As much as I want to believe the NIMC, glaring realities put my belief on hold. If truly registration would commence in April, then I don’t see the readiness. The NIMC is still grossly under powered with the basic resources to have an integrated centralised demographic database for the country. Except am mistaken or due process of selection has been subverted, the much taunted recruitment of young, vibrant and talented hands has not been done. Barely three months to commencement. Won’t the new hands be trained or are we on the path to Sunday Afolabi/Sagem again?

The NIMC must understand that the ability to properly identify a person to their true identity is central to their operation, with wider implications for operations against crime and terrorism. These can’t be done by a shabbily put together team. Comprehensive training has to be carried out with a broad-based campaign orientation that would reach the hinterlands and all those staying outside the shores of the country. In recent times, illegal immigration has become one of the key political issues for the country, because of unending menace of Boko Haram whose bulk of suicide bombers are from neighboring countries such as Niger and Mali. To get anywhere, we must be ready to adequately manage the borders!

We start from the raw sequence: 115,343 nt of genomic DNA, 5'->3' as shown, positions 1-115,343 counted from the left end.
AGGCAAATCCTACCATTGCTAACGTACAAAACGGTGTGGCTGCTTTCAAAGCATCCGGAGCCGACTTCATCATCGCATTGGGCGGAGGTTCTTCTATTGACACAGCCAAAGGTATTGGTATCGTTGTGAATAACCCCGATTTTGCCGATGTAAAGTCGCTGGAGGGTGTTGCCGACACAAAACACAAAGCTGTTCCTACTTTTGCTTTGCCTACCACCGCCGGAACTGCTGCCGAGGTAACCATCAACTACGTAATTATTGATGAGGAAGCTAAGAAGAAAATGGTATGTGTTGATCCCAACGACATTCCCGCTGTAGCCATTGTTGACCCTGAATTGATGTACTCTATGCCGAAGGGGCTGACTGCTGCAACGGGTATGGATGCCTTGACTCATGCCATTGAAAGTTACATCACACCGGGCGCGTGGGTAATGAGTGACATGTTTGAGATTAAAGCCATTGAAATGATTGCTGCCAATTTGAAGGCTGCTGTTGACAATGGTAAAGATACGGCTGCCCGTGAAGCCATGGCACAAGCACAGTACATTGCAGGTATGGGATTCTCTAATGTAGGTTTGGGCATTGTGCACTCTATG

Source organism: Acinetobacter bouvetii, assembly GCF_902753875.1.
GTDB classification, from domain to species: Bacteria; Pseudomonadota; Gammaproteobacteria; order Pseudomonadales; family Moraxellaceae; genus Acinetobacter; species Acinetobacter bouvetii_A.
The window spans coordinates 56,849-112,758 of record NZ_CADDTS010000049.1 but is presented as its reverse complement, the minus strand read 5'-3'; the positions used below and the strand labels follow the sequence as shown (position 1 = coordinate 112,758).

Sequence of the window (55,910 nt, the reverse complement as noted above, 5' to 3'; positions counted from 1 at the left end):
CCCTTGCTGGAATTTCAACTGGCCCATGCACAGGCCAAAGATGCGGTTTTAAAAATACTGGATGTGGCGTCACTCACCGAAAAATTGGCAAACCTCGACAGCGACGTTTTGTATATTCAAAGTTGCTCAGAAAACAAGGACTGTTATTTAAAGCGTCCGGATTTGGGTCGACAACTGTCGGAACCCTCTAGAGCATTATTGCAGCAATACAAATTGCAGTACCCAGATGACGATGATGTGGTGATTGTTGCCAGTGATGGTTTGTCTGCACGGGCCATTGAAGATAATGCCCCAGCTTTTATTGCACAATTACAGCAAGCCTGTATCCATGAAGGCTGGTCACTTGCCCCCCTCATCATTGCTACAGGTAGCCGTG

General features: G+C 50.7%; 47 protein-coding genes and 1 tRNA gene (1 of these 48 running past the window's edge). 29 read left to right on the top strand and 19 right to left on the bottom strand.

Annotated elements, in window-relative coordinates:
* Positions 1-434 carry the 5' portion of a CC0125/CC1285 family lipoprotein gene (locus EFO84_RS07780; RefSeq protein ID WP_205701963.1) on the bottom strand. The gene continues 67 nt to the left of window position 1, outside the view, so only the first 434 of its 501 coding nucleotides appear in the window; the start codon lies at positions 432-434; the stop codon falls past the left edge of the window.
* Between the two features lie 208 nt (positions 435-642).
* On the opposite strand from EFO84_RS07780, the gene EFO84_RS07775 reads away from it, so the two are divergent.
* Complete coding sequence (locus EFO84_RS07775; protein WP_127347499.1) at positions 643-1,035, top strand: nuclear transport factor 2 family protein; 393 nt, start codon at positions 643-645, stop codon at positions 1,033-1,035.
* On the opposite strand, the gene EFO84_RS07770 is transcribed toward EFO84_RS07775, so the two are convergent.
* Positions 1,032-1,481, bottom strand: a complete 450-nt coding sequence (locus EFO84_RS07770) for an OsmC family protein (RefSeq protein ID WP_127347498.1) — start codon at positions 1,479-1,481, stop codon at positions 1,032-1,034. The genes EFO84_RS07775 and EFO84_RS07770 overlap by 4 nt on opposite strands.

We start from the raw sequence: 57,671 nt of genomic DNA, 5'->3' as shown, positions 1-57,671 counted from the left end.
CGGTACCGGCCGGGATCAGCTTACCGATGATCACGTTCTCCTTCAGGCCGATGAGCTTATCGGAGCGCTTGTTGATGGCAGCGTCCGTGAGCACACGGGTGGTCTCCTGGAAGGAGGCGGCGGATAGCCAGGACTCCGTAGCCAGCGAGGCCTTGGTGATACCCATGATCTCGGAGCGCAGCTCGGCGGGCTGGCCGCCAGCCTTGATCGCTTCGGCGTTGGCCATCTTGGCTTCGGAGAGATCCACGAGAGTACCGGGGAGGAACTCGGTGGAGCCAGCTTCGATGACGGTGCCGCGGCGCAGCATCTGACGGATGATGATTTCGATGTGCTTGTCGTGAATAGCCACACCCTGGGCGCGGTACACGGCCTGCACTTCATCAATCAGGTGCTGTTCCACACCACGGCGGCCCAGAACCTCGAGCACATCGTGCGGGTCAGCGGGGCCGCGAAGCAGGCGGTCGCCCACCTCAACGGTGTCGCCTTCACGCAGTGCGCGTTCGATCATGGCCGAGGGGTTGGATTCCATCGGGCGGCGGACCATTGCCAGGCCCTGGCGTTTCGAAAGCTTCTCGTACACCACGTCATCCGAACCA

Aside the collation of the bio metric data and ID card now, a sustainable upgrading mechanism needs to be devised. Nigeria is one of the few countries you can enter without adequate documentation and nobody cares. You don’t even have to state when you would be leaving the country. NIMC needs to work out collation strategies for births and deaths, liaise with the High Courts, Prisons, and Police to get updates on criminal records, with National Emergency Management Authority to get details during disasters, Immigration agencies (Airport authority, sea ports, borders), etc. The recruitment exercise of NIMC needs to put in mind the number of agencies and places it would have to station staff permanently to enhance continuous monitoring and update. Again and most importantly, NIMC must be conscious that the ID card would bring about socio-economic and political integration as against segregation that might be caused by nepotism, ethnic bigotry and religious fanaticism. The horrible scenarios of Rwanda’s Tutsis and Hutus must not be allowed to replicate itself here.